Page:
Gallery number: 24- Ground Floor
Period: Late Period
Dynasty: 26th dynasty, reign of Psamtek I Wahibre
Size: H 80.00 cm W 47.00 cm D/L 47.50 cm
Place of discovery: Thebes East, Karnak Temple (Ipet-Isut) Precinct of Amun, Court of the Cachette, Karnak Cachette
This statue depicts Nes-pa-ka–shuti, the Theban Vizier of King Psamtek I, in the typical pose of the scribes with cross legs. Seated scribes such as this indicate an attempt to emulate the Old Kingdom sculptural ideals, a characteristic element of the 26th Dynasty. He is depicted wearing a striped wig with no centre hair-parting and pinned behind his ears. He is wearing a short un-pleated skirt secured by an unadorned belt and his hands grip the edge of his kilt and an inscribed papyrus. There is no attempt to suggest he is holding a writing implement. His left foot disappears under his right leg, while the big toe of his right foot is visible from the front and the four others lie flat on the base of the statue. His nose and his both fists are chipped. A line of hieroglyphic inscriptions goes around the base of the statue in addition to sixteen vertical lines incised on his kilt, four on each side and eight in the middle, bearing his name and titles.
Scribes held a high position in ancient Egypt, as they were closely related to the pharaoh. There are many statues of seated scribes with a papyrus roll placed on their laps, on which they recorded many important State and private documents. A scribe would record the tax collection process and harvest calculations; they accompanied soldiers in military campaigns; and providing their services, especially in editing letters and wills and reading correspondence.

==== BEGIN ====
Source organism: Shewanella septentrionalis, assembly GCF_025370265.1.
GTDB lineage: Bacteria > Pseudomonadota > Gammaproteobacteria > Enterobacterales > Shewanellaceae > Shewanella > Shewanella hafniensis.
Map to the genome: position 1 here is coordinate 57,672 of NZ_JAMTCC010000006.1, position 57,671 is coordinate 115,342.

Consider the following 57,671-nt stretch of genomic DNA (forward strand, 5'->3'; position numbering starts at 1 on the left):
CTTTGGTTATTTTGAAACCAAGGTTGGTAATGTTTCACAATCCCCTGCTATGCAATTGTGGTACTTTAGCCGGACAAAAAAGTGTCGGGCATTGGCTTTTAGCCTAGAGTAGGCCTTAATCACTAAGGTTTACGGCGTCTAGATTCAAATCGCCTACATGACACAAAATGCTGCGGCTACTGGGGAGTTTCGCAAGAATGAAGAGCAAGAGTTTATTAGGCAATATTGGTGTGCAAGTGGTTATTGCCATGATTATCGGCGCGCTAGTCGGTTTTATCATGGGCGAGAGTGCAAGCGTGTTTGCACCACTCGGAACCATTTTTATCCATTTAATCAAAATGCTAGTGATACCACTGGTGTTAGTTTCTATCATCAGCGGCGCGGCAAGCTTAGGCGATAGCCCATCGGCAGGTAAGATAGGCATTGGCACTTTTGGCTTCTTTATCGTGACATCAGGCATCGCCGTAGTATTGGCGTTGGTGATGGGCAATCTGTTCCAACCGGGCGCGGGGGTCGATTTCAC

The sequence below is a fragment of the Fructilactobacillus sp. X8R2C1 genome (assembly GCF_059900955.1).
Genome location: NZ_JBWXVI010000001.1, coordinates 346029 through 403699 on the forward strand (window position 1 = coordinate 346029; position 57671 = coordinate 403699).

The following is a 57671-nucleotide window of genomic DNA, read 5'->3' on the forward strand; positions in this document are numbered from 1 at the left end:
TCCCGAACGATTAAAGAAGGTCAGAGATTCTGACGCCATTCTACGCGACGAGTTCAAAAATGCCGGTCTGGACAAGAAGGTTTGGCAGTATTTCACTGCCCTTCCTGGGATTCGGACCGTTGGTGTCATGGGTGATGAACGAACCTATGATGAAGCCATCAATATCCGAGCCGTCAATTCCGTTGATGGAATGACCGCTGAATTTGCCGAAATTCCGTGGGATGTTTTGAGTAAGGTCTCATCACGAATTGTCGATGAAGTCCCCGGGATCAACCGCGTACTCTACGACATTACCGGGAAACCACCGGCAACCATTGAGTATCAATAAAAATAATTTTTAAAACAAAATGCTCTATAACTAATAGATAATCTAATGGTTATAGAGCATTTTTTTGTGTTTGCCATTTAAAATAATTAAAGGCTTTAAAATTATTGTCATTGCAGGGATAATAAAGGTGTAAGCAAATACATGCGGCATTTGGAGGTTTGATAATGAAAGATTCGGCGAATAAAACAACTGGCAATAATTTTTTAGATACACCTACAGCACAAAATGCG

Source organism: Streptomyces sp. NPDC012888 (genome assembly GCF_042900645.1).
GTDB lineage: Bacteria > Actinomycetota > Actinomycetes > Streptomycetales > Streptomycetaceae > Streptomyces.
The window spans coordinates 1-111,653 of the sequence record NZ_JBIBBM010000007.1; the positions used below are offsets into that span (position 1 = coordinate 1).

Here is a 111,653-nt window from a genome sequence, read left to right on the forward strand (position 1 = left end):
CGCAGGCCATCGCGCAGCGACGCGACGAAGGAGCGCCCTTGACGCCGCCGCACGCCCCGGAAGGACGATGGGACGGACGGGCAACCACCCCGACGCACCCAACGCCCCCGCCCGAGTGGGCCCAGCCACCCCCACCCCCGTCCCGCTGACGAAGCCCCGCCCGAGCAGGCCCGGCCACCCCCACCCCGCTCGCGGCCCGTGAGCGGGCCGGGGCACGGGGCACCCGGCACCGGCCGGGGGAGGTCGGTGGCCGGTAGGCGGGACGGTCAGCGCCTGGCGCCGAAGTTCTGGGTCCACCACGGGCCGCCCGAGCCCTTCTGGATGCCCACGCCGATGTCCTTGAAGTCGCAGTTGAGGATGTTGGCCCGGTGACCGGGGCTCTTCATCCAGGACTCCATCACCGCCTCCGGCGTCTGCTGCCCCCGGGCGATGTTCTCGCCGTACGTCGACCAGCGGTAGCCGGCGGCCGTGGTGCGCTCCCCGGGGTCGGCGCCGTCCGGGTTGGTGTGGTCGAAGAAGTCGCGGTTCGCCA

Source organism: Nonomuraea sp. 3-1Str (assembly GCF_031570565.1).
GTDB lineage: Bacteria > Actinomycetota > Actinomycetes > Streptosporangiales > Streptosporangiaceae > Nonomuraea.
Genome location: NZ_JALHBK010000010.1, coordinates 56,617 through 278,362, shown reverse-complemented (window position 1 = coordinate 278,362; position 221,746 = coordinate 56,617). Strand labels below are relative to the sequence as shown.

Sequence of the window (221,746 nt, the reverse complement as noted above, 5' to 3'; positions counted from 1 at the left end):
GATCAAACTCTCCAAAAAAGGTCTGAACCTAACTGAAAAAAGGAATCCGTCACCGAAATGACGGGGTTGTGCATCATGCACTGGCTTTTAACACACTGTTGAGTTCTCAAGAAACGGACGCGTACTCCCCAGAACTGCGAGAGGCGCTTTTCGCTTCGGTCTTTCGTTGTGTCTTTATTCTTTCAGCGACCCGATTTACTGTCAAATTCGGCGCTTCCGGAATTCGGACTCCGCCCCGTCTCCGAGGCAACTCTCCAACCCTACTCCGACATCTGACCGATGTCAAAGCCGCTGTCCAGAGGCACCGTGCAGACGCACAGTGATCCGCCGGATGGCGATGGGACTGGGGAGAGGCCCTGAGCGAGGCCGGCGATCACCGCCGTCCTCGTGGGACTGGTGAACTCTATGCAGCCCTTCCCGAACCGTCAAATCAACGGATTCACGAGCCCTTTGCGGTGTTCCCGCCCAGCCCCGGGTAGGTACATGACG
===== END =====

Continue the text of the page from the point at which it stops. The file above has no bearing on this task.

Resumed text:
High quality papyrus was not available to everyone, therefore other more readily available materials could be used. Written documents have been found on recycled papyrus, pieces of wood, pottery and limestone. They could write on both sides of an object and at other times they used an impermeable adhesive on wood panels, in order to reuse a surface. Scribes used black ink to write texts, while red ink was for dates, titles and headings to distinguish them from the rest of the text or even in corrections. They used reeds as writing implements, allowing them to vary the line thickness. Reeds were held in a palette, usually made of wood, which had depressions to hold the red and black inks.